Entitled ‘Women Peace and Security in the Horn of Africa: Looking Back, Going Forward’, the roundtable will discuss crucial issues relating to peace and security in the region, presenting opinions from a wide diversity of women from grassroots to the level of political leadership. Mixing presentations with open dialogue, the content will focus on the following topics: gender strategies being employed by regional entities including the African Union & Intergovernmental Agency (IGAD), the advancement of UNSCR 1325 and 1802, and the mechanisms needed to ensure that women are active participants in decision-making processes that both ignite wars and put an end to conflict.
The roundtable is the result of a three year project (2009-2012) launched by Club de Madrid and its partners Institute for Security Studies (ISS) and Isis-WICCE. Since its inception, over ten high-level missions have taken place across the region, including Ethiopia, Uganda, Djibouti, Kenya, Somaliland (Somalia) and South Sudan. The missions were carried out under the leadership of Club de Madrid members, former Prime Ministers & Presidents including Valdis Birkavs (Latvia), Kjell Magne Bondevik (Norway), Kim Campbell (Canada), Mary Robinson (Ireland) and Benjamin Mkapa (Tanzania). These missions have engaged top leadership at sub-regional and national levels on pressing issues of peace and security, whilst also providing the support for women leaders and civil society groups to continue their hard work lobbying for change on the ground. The project has resulted in positive changes in relationships between targeted women leaders and stakeholders at different decision-making levels across national government and multilateral institutions that affect peace and security in the Greater Horn of Africa.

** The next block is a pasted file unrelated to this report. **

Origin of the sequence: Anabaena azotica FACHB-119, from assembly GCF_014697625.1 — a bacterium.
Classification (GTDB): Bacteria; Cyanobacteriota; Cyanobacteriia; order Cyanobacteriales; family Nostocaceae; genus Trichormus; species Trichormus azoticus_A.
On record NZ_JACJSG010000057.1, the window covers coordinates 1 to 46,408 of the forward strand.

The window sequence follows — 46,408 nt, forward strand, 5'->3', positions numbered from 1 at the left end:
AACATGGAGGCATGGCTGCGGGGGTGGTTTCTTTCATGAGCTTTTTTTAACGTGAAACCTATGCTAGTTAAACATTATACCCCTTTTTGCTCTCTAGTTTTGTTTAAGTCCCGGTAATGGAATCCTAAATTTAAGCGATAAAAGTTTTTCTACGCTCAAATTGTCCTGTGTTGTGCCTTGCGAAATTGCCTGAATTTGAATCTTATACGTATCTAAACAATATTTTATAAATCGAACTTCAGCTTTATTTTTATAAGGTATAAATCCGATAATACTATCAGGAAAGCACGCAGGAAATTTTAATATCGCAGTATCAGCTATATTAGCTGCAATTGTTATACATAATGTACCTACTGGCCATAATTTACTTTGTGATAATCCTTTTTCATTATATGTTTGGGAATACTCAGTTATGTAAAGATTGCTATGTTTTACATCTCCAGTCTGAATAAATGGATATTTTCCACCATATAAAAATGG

Returning to the city of Addis Ababa where the first mission took place in 2009, the roundtable will provide a unique opportunity to understand the invaluable and vital role played by women in resolving conflicts and bringing about stability, and the mechanisms needed to ensure that they are equal partners in all decisions regarding peace and security across the Greater Horn of Africa.